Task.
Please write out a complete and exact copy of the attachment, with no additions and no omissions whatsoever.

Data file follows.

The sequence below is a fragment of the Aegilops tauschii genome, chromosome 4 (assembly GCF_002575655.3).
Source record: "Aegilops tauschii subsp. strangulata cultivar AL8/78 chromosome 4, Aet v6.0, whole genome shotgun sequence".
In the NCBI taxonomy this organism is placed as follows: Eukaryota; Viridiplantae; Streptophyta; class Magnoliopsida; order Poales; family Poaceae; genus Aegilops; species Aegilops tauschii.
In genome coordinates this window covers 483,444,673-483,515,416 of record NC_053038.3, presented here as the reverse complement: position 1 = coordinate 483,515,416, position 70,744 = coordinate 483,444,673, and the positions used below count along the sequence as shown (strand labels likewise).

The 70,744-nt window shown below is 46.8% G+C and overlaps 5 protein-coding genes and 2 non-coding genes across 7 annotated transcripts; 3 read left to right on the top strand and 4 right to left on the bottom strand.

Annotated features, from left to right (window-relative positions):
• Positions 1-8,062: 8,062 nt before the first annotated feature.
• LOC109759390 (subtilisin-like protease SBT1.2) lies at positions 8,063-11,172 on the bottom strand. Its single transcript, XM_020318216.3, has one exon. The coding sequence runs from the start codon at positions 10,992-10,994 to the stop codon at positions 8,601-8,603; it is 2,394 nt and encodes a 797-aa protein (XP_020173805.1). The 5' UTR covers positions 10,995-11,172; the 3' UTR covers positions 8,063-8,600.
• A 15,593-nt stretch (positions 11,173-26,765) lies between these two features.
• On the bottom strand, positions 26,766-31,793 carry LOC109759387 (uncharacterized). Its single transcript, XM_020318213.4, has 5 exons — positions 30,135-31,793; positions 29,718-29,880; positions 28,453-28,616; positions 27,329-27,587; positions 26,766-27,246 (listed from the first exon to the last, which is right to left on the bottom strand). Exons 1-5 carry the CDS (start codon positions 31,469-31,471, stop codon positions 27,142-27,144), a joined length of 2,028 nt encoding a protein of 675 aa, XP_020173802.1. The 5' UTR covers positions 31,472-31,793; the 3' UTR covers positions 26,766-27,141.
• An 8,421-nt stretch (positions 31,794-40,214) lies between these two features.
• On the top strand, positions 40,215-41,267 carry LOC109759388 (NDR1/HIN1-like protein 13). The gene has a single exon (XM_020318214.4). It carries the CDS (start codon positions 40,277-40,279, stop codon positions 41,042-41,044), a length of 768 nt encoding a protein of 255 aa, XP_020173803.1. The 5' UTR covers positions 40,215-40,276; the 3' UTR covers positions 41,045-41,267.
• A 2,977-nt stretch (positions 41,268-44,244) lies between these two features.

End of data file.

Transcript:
The sequence below is a fragment of the Aegilops tauschii genome, chromosome 4 (assembly GCF_002575655.3).
Source record: "Aegilops tauschii subsp. strangulata cultivar AL8/78 chromosome 4, Aet v6.0, whole genome shotgun sequence".
In the NCBI taxonomy this organism is placed as follows: Eukaryota; Viridiplantae; Streptophyta; class Magnoliopsida; order Poales; family Poaceae; genus Aegilops; species Aegilops tauschii.
In genome coordinates this window covers 483,444,673-483,515,416 of record NC_053038.3, presented here as the reverse complement: position 1 = coordinate 483,515,416, position 70,744 = coordinate 483,444,673, and the positions used below count along the sequence as shown (strand labels likewise).

The 70,744-nt window shown below is 46.8% G+C and overlaps 5 protein-coding genes and 2 non-coding genes across 7 annotated transcripts; 3 read left to right on the top strand and 4 right to left on the bottom strand.

Annotated features, from left to right (window-relative positions):
• Positions 1-8,062: 8,062 nt before the first annotated feature.
• LOC109759390 (subtilisin-like protease SBT1.2) lies at positions 8,063-11,172 on the bottom strand. Its single transcript, XM_020318216.3, has one exon. The coding sequence runs from the start codon at positions 10,992-10,994 to the stop codon at positions 8,601-8,603; it is 2,394 nt and encodes a 797-aa protein (XP_020173805.1). The 5' UTR covers positions 10,995-11,172; the 3' UTR covers positions 8,063-8,600.
• A 15,593-nt stretch (positions 11,173-26,765) lies between these two features.
• On the bottom strand, positions 26,766-31,793 carry LOC109759387 (uncharacterized). Its single transcript, XM_020318213.4, has 5 exons — positions 30,135-31,793; positions 29,718-29,880; positions 28,453-28,616; positions 27,329-27,587; positions 26,766-27,246 (listed from the first exon to the last, which is right to left on the bottom strand). Exons 1-5 carry the CDS (start codon positions 31,469-31,471, stop codon positions 27,142-27,144), a joined length of 2,028 nt encoding a protein of 675 aa, XP_020173802.1. The 5' UTR covers positions 31,472-31,793; the 3' UTR covers positions 26,766-27,141.
• An 8,421-nt stretch (positions 31,794-40,214) lies between these two features.
• On the top strand, positions 40,215-41,267 carry LOC109759388 (NDR1/HIN1-like protein 13). The gene has a single exon (XM_020318214.4). It carries the CDS (start codon positions 40,277-40,279, stop codon positions 41,042-41,044), a length of 768 nt encoding a protein of 255 aa, XP_020173803.1. The 5' UTR covers positions 40,215-40,276; the 3' UTR covers positions 41,045-41,267.
• A 2,977-nt stretch (positions 41,268-44,244) lies between these two features.